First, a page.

Does Tradition Create An Obstacle and Prevent An Art From Growing? By Michael Aloia

It is not uncommon to hear the sentiment expressed, “training for the sake of tradition.” Such a comment is often professed when there may not be a clear-cut answer or reason as to why things are as they are. More often, in response to a question from a student as to why we are doing what we are doing, or if asked, “Why is that so?” another common response can also be heard, “Because it is tradition.”

Tradition is a legacy within itself. There is a beginning, however, not always a definitive one, depending upon resources; a middle, a present, and with any hope, never an ending. Tradition is something that is passed down from person to person, to one group to another – to one generation to the next. It can be historical, cultural, practical, or even personal, and it can be timeless.

Tradition, as defined by Oxford, is “the transmission of customs or beliefs from generation to generation, or the fact of being passed on in this way.”

Tradition can be strict, adhering to the letter if the law. But it can also be a bit looser, if chosen to be, working more in the spirit of the law; guidelines perhaps, allowing for development and growth of both the tradition itself and those who indulge in the tradition.

Is “tradition for the sake of tradition” worth maintaining if that tradition loses its enriching qualities and becomes more a set of ritualistic practices that are foreign to the current generations, thus, becoming meaningless acts of physicality and mental wonder? In turn, would such meaninglessness and disconnection actually offer any enrichment and growth for one’s being?

Have martial arts become so tied to and in tradition that real growth has been forfeited over time, giving us now a modern-day representation of their former selves? Has their former impact and importance where their real meaning and intended purpose has been lost over time? Has real growth ceased?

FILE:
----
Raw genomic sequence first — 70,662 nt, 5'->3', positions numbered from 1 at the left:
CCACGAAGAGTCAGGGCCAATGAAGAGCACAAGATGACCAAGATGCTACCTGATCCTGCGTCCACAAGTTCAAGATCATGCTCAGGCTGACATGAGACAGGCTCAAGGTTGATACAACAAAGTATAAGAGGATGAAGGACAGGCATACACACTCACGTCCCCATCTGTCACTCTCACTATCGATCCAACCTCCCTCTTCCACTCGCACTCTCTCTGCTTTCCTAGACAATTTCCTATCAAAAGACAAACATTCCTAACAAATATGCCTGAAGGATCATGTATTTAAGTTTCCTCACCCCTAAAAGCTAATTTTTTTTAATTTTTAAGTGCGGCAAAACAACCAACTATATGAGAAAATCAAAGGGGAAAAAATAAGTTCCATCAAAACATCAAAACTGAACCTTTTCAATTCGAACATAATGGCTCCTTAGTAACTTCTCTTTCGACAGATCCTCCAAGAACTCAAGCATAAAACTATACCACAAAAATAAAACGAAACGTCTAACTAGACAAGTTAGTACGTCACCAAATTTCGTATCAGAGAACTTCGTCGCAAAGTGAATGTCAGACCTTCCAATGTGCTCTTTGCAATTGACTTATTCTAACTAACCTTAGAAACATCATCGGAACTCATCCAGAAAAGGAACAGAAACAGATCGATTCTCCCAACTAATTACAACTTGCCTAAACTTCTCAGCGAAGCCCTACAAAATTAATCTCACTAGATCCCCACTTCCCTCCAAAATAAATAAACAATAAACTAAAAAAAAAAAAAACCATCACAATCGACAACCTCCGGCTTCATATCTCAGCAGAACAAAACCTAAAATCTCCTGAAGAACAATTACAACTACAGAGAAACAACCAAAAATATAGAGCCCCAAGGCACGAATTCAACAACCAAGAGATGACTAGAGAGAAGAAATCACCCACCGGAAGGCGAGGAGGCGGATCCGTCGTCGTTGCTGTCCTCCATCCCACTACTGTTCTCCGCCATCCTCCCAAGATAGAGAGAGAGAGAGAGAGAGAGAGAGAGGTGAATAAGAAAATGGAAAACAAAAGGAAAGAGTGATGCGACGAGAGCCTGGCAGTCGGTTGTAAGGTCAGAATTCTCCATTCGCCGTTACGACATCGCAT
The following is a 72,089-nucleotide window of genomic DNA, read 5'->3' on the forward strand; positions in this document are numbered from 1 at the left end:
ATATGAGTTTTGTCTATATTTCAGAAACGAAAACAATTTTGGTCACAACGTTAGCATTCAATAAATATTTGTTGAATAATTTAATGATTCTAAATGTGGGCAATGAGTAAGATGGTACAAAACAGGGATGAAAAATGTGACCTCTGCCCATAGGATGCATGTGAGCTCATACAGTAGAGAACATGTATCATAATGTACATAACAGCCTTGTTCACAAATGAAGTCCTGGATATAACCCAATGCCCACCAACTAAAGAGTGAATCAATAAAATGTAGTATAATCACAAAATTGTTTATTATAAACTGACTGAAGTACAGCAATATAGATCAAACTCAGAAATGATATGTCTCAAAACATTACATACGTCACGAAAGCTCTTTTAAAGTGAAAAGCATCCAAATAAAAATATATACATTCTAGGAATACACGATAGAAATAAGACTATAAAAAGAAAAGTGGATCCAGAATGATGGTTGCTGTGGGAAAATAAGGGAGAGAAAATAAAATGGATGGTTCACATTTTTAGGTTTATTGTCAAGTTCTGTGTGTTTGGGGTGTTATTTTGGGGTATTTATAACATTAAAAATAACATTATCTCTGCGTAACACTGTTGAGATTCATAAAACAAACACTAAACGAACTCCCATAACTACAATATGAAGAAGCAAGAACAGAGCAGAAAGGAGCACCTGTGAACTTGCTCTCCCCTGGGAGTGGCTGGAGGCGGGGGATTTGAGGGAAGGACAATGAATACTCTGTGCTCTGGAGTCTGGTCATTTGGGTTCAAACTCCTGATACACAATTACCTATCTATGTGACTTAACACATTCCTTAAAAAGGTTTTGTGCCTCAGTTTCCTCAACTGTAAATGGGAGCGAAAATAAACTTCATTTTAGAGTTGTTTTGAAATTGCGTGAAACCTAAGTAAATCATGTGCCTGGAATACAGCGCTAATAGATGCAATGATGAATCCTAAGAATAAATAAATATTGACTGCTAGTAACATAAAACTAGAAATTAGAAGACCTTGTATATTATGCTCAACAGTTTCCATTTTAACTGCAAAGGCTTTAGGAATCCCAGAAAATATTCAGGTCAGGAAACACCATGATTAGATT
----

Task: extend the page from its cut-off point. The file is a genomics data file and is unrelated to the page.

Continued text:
Many traditional-based martial art forms have been experiencing a major decline, not only in enrollment numbers, but in overall awareness, thus, overall interest. More modern-day styles such as Brazilian Jiu-Jitsu (BJJ), Mixed Martial Arts (MMA), and other competitive forms have garnished more of people’s attention than in the past. Many of these styles demonstrate an immediate point and purpose and seldomly, if ever, do anything solely for the sake of tradition. Things are often done on a practicality basis – more with a need for better performance, improved application, and more consistent executions, hence building a stronger, more proficient practitioner overall. Tradition, in the traditional sense of the word, to some degree, is often non-existent in many combative styles.

Does this say that traditional based martial art forms are useless? Absolutely not. However, what it does suggest is that forms heavily rooted in tradition may need to reconsider their formats, approaches, and criteria and evaluate whether or not such methods are doing a service to their practitioners or is such adherence creating more of a disservice by way of not updating their specific traditions to reflect the times. Inevitably, this works in everyone’s favor as it would raise a needed bar on questionable martial systems and less than standard instructional/training methods and possibly even develop a renewed awareness and interest in the art. This reconsideration and re-evaluation of standards and practices would create some level of check points along the way that go beyond just “tradition for the sake if tradition.”

I am a proponent of tradition and believe whole heartedly that tradition is essential and has its place in all martial arts. Tradition is a way to honor those who came before and a means of preserving personal, national and cultural history. Tradition in and of itself is not a reason to pass along things that may not be valid, useless, fool hearty, or downright not true. Tradition has its place but so does change.

Leave a Reply

Fill in your details below or click an icon to log in:

WordPress.com Logo

You are commenting using your WordPress.com account. Log Out /  Change )

Google photo

You are commenting using your Google account. Log Out /  Change )

Twitter picture

You are commenting using your Twitter account. Log Out /  Change )

Facebook photo

You are commenting using your Facebook account. Log Out /  Change )

Connecting to %s